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MISCELLANEOUS COMMUNICATIONS FROM LIST OF NEW BOOKS, WITH A CRITICAL
OF LITERATURE AND SCIENCE.
REGISTER OF THE PROGRESS OF BRITISH
BIOGRAPHY AND REMAINS OF EMINENT
REPORT OF DISEASES IN LONDON.
COLLECTIONS FROM FOREIGN LITERA-
REPORT OF THE STATE OF COMMERCE.
MARRIAGES, DEATHS, &c.
ORIGINAL LETTERS, &c. IN THE BRITISH
ACCOUNT OF NEW PATENTS.
LITERARY AND PHILOSOPHICAL INTEL-
DOMESTIC OCCURRENCES, CLASSED AND
PART I. FOR 1822.
PRINTED FOR SIR RICHARD PHILLIPS AND CO.,
BRIDE COURT, BRIDGE STREET;
By whom Communications (Post-paid) are thankfully received.
[Price Fifteen Shillings, half-bound.]
Printed by J. and C. ADLARD, 23, Bartholomew Close.
[1 of Vol. 53.
FEBRUARY 1, 1822.
BILTON HALL, THE RESIDENCE OF ADDISON.
At the pleasant village of Bilton, one mile and a half from Rugby, and two miles from Dunchurch, stands the irregular but spacious mansion, once the property and residence of ADDISON. He gave £10,000 for it and the adjacent manor, furnished it, and hung it with pictures, as a lure to the Countess of Warwick, to whom he was then paying his court. His only daughter, imbecile in her understanding, lived here till 1797, when she died in her 79th year. A long walk is still called Addison's walk, and the spacious gardens retain the fashion of the age of the "Spectator." The adjoining Parish Church, and other places in the vicinity, are consecrated by the habits and presence of the once illustrious occupant.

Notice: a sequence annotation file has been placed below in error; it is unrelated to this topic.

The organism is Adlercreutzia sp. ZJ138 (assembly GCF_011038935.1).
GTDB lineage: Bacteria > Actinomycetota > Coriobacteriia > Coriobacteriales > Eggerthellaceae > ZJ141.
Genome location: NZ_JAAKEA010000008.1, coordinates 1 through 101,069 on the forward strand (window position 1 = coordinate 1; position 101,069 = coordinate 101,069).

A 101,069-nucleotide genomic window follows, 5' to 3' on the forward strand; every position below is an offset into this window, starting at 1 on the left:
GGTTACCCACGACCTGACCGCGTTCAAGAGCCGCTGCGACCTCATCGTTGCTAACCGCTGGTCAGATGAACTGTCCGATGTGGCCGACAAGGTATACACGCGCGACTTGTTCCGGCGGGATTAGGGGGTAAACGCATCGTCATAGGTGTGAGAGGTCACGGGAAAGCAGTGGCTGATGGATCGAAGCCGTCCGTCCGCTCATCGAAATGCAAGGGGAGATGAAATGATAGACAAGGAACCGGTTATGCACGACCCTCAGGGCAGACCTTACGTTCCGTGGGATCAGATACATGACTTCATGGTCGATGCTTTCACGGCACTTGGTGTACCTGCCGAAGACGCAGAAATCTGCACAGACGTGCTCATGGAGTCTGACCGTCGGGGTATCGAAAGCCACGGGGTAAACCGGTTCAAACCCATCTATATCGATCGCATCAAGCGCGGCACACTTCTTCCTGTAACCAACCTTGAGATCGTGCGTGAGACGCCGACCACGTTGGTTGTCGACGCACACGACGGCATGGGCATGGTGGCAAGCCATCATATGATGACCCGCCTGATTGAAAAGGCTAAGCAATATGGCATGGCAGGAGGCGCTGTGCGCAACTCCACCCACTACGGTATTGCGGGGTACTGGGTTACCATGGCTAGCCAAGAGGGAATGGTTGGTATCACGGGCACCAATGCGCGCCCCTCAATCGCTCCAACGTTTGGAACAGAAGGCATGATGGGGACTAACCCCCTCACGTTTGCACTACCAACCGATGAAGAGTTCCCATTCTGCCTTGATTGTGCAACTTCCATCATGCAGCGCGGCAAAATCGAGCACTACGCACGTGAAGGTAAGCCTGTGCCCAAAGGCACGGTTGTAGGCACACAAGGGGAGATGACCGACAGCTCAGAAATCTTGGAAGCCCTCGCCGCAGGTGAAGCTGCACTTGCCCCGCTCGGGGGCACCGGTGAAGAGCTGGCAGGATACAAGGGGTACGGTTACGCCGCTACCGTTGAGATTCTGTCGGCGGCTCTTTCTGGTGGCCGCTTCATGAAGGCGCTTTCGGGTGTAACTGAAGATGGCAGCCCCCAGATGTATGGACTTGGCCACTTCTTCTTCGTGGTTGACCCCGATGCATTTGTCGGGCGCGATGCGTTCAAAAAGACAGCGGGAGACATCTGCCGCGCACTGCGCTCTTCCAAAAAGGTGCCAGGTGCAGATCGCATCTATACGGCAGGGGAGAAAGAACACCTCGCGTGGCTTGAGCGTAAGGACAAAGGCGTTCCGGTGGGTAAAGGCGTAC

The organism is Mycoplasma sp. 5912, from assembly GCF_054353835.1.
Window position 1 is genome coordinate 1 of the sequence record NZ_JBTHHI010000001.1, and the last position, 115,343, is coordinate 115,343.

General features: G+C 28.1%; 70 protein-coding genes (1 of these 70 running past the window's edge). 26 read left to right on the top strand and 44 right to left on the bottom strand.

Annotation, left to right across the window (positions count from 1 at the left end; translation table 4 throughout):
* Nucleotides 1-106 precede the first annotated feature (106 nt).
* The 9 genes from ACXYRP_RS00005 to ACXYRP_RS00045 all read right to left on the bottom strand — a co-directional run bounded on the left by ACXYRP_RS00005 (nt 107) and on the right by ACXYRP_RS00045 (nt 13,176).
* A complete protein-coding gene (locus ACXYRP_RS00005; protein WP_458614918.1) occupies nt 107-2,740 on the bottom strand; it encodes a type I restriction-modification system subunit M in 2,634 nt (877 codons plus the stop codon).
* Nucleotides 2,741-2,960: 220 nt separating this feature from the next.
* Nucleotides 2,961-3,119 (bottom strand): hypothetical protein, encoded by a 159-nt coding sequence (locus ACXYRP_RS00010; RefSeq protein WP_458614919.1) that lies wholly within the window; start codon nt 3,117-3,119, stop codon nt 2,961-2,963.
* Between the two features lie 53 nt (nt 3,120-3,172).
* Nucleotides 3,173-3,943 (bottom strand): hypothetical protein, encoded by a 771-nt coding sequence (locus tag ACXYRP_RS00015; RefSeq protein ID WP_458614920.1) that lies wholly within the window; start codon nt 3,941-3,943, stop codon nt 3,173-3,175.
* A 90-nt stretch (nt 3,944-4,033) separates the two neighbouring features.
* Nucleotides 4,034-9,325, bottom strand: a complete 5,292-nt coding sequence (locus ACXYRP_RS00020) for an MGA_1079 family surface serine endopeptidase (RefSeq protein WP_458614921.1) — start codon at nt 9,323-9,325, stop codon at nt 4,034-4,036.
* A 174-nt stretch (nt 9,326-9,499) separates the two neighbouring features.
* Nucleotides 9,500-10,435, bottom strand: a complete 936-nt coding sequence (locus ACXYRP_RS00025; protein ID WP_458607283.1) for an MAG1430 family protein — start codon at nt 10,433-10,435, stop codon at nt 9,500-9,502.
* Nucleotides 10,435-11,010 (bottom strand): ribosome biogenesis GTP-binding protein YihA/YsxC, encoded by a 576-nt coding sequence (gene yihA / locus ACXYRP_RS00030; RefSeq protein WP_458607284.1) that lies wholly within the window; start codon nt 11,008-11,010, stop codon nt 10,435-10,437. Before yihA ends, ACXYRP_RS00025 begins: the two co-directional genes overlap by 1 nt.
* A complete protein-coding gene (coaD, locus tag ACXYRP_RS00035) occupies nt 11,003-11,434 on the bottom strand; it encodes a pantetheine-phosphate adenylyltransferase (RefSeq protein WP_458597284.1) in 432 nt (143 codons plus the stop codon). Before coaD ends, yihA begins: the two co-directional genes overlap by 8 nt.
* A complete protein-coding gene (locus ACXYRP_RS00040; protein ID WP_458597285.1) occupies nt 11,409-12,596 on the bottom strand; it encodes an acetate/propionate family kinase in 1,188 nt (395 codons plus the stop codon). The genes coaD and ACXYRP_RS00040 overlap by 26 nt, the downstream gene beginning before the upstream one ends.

For the Monthly Magazine. ACCOUNT of a JOURNEY from CUCUTA CARACCAS, performed in the months of August, September, and October, 1824.
HE time occupied in the preparajourney, made it nearly evening on the 17th August before we left Rosario; but having at length put every thing in readiness, and taken leave of a friend or two who accompanied us a short distance out of the town, we set forward seriously upon our march. Night however advanced rapidly upon us, and MONTHLY MAG. No. 364.
obliged us to seek a lodging at a small house probably about two leagues from Capacho, at which latter place we arrived the following morning at an early hour. We found the temperature of Capacho, as before, very cool and agreesome potatoes grown in the neighbourhood. The chief object of our attention here was the Lancasterian school which the Padre Sebastian Mora, had, with infinite credit to himself, lately established. We found about twenty boys learning reading and writing, in both of which the greater part of them had made consi